I know. I know you do not know what to say, and you are fumbling, and trying to be helpful. You hope against hope, inside your own hearts and minds that I will actually “be happy” again, that I will “find someone else,” that I will “recover,” because then there is hope for you. Then you have evidence that you would survive this if it ever happened to you. Oh look – love survives. It’s okay. Everything will be okay.
Please. Please stop it. I know pain is hard to witness and hard to tolerate. Please stop telling me what you think I should hear. Please stop telling me about later, stop telling me about my glorious future, that Matt expects and wants me to have.
Please stop pointing out how life goes on. Stop. I am here. Now. Do not tell me about “later.” That completely ignores my “now.” What happens or does not happen “later” is irrelevant.
Stop assuming you know what my deepest fears are; stop trying to calm those assumed fears for me. Stop telling me, as though you have the answers, as though there are any answers. Please. Stop telling me. Ask first. And I don’t mean “ask me what I need.” I mean – ask. Ask what this is like for me, ask before you make an assumption about what is real for me. Ask before you jump right in with your solutions to things that are not problems for me.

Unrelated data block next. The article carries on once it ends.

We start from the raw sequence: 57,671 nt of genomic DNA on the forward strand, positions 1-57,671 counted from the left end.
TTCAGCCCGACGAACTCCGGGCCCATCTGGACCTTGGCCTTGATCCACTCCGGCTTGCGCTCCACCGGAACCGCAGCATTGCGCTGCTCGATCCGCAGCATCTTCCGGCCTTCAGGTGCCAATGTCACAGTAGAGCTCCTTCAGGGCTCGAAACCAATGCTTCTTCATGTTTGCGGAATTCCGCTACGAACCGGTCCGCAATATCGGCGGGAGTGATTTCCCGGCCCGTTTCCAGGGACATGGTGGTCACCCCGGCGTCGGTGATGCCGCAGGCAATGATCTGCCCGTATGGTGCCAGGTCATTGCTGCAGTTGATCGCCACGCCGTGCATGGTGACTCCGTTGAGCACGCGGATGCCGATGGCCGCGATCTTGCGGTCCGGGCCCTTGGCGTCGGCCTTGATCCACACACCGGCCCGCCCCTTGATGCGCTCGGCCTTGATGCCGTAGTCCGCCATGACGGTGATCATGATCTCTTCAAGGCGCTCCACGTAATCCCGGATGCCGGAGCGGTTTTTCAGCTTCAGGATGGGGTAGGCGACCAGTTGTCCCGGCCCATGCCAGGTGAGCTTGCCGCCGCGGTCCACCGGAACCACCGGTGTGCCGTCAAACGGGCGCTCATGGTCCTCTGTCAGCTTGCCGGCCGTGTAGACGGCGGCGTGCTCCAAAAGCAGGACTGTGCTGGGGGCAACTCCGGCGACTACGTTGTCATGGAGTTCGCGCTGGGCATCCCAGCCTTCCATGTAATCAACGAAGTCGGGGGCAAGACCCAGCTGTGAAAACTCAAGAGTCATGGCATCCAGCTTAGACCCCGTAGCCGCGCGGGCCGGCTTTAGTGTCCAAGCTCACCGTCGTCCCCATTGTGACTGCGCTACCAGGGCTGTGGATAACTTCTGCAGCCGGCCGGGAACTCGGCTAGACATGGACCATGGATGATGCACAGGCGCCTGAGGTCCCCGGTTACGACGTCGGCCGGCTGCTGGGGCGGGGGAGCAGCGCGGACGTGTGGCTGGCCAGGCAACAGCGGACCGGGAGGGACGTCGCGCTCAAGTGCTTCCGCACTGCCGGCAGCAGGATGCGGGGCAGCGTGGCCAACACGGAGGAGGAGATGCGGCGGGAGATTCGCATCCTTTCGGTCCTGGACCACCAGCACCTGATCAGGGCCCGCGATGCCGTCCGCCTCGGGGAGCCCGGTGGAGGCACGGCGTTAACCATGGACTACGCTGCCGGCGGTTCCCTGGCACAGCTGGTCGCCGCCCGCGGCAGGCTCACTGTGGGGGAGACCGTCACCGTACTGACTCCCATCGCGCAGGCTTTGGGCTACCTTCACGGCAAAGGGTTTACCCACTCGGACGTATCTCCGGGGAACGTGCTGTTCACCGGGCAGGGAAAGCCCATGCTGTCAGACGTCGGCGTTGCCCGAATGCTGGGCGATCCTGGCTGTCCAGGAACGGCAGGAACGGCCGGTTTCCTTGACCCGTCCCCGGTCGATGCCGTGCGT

Or, simply stand here, right here, in this present moment, not telling me how much better it will be later. You can’t make this better by trying to take the present away from me. If you must say something, you could wonder with me, about love, about life. Wonder is good.
I am so disappointed in the goat-raising minister. Not her fault, really. She has not walked this road. She has no idea. But I am disappointed. I guess I expected her to wonder with me, without thinking she already knew the answers.
How do any of us live in this life that can change so quickly, without any warning at all? How do we move with all the love that is here, that is inside us, that is still present, even though the form has changed? How do we continue to be the person they love, the people we knew ourselves to be, in this new form, this new life? What kind of beautiful form can this take, this love we know?
There aren’t answers to these things. But asking the questions, rhetorical as they may be, is infinitely more helpful, more healing, than anything someone can tell me. Just being with now is infinitely more respectful, loving, and kind than anything you can tell me about what you think I should do, or how you think I should feel, or what you imagine my future to be. I live in my life, I am far more intimate with its contours than you, and even I don’t know what will unfold.
You are most helpful when you stand with me, without changing it, without fixing it, without making assumptions. It is okay to not have any answers.
Please. Ask, don’t tell. Be clueless with me. Wonder is a very good thing.